William Ritchie (physicist)
William Ritchie (1790?–1837) was a Scottish physicist. He was noted as an ingenious experimentalist.
Born about 1790, he was educated for the Church of Scotland, and was licensed to preach; but he abandoning the church for the teaching profession. He became rector of the Royal Academy of Tain, in Ross-shire. After saving a little money, he provided a substitute to perform his duties, and went to Paris. There he attended the lectures of Louis Jacques Thénard, Joseph Louis Gay-Lussac, and Jean-Baptiste Biot. He soon acquired skill in devising and performing experiments in natural philosophy.
Ritchie's publications led to his appointment to the professorship of natural philosophy at the Royal Institution, where he delivered a course of probationary lectures in 1829. In 1832 he was appointed professor of natural philosophy in London University.
Ritchie was subsequently engaged on experiments on the manufacture of glass for optical purposes, and a commission was appointed by the government to inquire into his results. A telescope of eight inches aperture was constructed by John Dollond from Ritchie's glass, at the recommendation of the commission, but its performance was not very satisfactory.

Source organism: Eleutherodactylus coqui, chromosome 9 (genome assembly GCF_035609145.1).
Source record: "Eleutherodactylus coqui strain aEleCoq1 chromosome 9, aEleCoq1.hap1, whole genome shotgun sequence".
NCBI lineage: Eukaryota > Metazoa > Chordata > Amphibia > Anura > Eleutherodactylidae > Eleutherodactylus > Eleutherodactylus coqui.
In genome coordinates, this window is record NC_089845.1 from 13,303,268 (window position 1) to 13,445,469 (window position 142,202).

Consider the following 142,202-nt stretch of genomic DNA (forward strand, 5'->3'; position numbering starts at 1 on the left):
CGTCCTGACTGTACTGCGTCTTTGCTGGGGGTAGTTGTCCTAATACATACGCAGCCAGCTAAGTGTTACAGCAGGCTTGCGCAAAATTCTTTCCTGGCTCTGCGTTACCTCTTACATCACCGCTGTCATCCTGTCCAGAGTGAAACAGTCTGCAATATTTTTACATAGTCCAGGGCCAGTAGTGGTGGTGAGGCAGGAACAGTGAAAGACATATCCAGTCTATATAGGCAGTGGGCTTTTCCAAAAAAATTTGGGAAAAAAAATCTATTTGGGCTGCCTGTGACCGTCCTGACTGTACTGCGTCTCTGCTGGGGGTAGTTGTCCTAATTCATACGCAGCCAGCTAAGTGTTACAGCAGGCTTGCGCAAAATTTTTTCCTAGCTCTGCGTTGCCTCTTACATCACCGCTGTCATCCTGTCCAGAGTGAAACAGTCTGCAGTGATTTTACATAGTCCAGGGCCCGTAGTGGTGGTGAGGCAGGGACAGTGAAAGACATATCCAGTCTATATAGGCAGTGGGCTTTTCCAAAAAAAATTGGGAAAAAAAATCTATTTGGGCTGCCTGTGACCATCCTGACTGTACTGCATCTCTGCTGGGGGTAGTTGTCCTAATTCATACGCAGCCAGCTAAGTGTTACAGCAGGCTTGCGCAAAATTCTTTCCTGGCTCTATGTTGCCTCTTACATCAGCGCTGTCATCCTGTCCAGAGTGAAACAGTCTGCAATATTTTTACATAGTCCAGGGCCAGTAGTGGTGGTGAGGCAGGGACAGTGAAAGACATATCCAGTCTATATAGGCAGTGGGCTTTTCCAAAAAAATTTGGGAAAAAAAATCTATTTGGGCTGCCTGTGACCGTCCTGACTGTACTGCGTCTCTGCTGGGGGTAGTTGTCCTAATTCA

Ritchie died on 15 September 1837 of a fever caught in Scotland.
He became known to Sir John Herschel, and through him he communicated to the Royal Society papers On a New Photometer, On a New Form of the Differential Thermometer, and On the Permeability of Transparent Screens of Extreme Tenuity by Radiant Heat. Shortly afterwards he published two small treatises on geometry (1833; 3rd edit. 1853) and the differential and integral calculus (1836; 2nd edit. 1847). He communicated to the Royal Society—of which he was elected a fellow—papers On the Elasticity of Threads of Glass and the Application of this Property to Torsion Balances, and also experimental researches on the electric and chemical theories of galvanism, on electromagnetism, and voltaic electricity.
- Stronach 1896, p. 326